I want my pictures to feel a little dreamy, sometimes even beautiful.

The colours of the photographs are mainly subdued without the shining brightness that modern American life usually radiates. "It's a struggle, because in the States the landscape is littered with brightly coloured plastic shit everywhere. I try to keep that stuff out of the pictures. I want my pictures to feel a little dreamy, sometimes even beautiful. It's a way of bringing people into the work through colours that makes them feel a little relaxed, and then they can deal with the subject matter in a more intimate way."

© Justin Kimball | Who By Fire, Eden, Vermont


There is an unspoken cultural promise or religious belief that things will be okay.

Hopeful

Even though people in the photographs of Who By Fire look introverted, there are also photos where they are peacefully gardening, growing their own vegetables, and taking care of their environment. These images seem to contradict the message of hopelessness in the book. "I'm not a religious person, but there's religion in the book. Many people are hoping and waiting for something like redemption. Some of the gardeners are bending down and even kneeling. There is a cultural belief that America is still the land of opportunity, the land of hope, an idea of being reborn and being saved. There is an unspoken cultural promise or religious belief that things will be okay. This book shows it and at the same time questions it."


Justin Kimball was born in Princeton, New Jersey, in 1961.  He earned a B.F.A. from the Rhode Island School of Design, and an M.F.A in Photography from the Yale University School of Art. The recipient of a John Simon Guggenheim Memorial Foundation Fellowship, an Aaron Siskind Individual Photographers Fellowship, a Kittredge Educational Grant from Harvard University and the Project Development Grant from Center in Santa Fe NM, he is the author of the monographs Where We Find Ourselves, Center for American Places, Pieces of String and Elegy Radius Books.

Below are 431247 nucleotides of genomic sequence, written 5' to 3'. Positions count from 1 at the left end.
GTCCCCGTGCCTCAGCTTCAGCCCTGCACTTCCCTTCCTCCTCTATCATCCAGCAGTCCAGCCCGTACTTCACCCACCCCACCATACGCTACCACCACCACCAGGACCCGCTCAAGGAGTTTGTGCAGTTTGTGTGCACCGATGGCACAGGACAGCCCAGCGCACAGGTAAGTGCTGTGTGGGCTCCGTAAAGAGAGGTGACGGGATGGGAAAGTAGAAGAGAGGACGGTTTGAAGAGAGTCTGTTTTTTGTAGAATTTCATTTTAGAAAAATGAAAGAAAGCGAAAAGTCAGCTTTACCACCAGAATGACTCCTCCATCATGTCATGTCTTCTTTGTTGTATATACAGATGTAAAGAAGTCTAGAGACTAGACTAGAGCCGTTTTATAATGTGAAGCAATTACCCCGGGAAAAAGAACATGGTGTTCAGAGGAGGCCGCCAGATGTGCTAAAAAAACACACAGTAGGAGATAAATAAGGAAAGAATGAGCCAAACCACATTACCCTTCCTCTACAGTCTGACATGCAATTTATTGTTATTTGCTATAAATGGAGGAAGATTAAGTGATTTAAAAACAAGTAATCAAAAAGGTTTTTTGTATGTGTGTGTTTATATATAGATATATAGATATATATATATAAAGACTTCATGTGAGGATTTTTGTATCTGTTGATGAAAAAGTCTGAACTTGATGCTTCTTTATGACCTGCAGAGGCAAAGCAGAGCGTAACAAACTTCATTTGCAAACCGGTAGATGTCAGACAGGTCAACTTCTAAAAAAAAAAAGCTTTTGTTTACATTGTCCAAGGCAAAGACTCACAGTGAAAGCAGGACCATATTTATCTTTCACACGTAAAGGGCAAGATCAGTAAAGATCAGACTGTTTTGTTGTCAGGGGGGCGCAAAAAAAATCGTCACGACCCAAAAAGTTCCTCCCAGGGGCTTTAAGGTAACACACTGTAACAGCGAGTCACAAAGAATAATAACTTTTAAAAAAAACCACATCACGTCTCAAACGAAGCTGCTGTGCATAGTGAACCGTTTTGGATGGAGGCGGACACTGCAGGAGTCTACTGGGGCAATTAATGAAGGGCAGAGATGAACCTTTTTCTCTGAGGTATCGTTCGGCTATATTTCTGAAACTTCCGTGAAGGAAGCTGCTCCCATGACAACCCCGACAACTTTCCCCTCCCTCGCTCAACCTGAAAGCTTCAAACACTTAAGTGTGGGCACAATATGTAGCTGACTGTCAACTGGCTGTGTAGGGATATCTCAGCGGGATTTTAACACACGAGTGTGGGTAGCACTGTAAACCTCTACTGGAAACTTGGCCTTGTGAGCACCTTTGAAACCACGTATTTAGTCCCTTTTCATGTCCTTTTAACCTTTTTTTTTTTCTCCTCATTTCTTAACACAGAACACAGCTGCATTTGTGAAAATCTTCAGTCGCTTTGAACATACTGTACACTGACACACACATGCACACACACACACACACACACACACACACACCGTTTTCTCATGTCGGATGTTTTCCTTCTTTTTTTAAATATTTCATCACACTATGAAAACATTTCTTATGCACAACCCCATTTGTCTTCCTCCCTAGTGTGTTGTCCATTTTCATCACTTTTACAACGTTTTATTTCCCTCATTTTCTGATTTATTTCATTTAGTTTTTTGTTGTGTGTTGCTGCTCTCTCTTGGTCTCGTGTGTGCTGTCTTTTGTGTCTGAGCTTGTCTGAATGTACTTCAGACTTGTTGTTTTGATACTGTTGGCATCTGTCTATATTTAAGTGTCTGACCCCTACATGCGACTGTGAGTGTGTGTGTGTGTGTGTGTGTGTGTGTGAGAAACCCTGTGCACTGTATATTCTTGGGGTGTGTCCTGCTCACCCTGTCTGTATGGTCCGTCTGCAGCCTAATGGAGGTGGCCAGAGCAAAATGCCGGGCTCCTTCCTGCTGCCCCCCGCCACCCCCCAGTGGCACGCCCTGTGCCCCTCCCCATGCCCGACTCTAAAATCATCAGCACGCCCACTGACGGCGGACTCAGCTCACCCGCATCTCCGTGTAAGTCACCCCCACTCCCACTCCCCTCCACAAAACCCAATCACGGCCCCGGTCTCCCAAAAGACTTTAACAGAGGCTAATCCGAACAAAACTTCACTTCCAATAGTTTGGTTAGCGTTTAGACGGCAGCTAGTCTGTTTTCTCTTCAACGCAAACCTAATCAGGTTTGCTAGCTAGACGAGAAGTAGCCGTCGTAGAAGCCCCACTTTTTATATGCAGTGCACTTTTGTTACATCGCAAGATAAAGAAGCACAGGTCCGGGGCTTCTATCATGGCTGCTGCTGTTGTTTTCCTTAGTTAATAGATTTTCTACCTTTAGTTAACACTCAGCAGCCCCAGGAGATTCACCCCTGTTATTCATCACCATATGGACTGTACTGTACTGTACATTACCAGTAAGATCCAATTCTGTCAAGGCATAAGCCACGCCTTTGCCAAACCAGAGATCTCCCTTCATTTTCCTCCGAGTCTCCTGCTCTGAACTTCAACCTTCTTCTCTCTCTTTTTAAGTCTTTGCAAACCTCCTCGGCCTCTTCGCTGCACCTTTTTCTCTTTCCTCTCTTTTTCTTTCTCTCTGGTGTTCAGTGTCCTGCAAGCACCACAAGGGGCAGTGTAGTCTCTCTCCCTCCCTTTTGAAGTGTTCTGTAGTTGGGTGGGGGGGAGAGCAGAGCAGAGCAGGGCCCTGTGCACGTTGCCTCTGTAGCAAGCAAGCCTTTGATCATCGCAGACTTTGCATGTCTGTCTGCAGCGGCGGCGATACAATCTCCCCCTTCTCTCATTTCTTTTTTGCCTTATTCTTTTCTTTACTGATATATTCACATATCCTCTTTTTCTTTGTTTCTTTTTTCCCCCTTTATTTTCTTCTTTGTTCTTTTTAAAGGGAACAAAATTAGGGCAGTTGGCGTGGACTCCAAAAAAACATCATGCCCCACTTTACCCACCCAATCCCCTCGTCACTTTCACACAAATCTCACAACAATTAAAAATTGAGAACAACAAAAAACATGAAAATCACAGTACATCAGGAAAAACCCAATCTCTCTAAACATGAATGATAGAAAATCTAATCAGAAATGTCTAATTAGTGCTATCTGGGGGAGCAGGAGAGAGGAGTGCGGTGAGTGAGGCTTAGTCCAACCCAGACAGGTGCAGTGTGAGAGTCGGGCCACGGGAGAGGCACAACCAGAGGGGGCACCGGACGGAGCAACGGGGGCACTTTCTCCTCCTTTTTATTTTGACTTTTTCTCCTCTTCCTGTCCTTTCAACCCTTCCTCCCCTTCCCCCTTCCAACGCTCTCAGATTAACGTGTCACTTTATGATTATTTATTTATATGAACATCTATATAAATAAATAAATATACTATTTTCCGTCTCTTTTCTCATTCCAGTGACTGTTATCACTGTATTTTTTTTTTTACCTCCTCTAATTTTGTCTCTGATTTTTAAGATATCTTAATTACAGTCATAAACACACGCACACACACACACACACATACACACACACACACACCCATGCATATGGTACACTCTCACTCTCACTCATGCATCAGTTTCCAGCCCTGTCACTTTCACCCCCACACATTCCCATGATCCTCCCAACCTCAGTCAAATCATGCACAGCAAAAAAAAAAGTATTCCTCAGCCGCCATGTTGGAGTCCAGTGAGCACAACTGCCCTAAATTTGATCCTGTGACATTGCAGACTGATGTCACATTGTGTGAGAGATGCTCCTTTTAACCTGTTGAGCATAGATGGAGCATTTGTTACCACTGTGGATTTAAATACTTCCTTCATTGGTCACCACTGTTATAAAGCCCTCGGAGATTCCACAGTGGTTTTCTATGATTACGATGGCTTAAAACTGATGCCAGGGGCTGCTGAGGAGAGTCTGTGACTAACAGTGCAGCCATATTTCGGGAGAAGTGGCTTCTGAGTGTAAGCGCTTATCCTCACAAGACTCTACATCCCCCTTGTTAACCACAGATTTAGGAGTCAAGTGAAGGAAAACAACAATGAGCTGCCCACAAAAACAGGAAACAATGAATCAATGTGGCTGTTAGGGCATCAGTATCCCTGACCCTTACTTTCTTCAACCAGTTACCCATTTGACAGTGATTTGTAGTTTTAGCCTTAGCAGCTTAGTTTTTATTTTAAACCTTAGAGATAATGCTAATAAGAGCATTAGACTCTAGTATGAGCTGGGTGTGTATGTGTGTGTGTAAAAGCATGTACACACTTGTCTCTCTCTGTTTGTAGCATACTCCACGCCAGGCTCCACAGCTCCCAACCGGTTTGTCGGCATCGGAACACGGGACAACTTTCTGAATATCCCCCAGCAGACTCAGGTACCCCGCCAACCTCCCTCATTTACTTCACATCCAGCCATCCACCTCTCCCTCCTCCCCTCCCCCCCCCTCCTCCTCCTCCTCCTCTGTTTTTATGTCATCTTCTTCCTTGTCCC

His work can be found in over 40 museum collections, including the J. Paul Getty Museum (Los Angeles), the National Gallery of Art, the George Eastman Museum, the SF MoMA and the Museum of Fine Arts Boston. Kimball’s images have been included in such publications as DoubleTake, Harper’s, PDN, Photo Metro, Photograph and Picture magazines.
Kimball has taught photography for more than twenty years and is currently a Professor of Art at Amherst College. He is represented by Carroll and Sons in Boston Massachusetts.
www.justinkimballphotography.com
@justin__kimball
@Radius.books

Who By Fire / Radius Books
Book Who By Fire




The American life of distress and hope

A book about the other side of the polished carpet in the USA.

Words by

Artdoc

© Justin Kimball | Mohawk Hill, New York

Netflix mainly represents the USA and its citizens in the Hollywood style, with glamorous families living in wealthy areas and driving oversized cars. This stereotype is depicted the best in the Kardashian Show. However, these TV broadcasts of the upper-class lifestyle seem to be a cover-up of the grim reality many inhabitants of the country live in. The Massachussets based photographer Justin Kimball shows us the other side of the polished carpet in his new book, Who By Fire. We get a glimpse of the ordinary people and the un-majestic landscapes. Even though we might feel social and personal distress, the book reveals signs of hope.

© Justin Kimball | Who By Fire, Newport, New Hampshire


The cryptic title, Who By Fire, comes from a Byzantine liturgical poem about the day of judgement and the possibility of redemption. "It is about who's making the decisions and what the forces around us are, and at what point do we turn ourselves over to these kinds of external powers? The idea behind the title is that life can be outside our control and how we respond to that."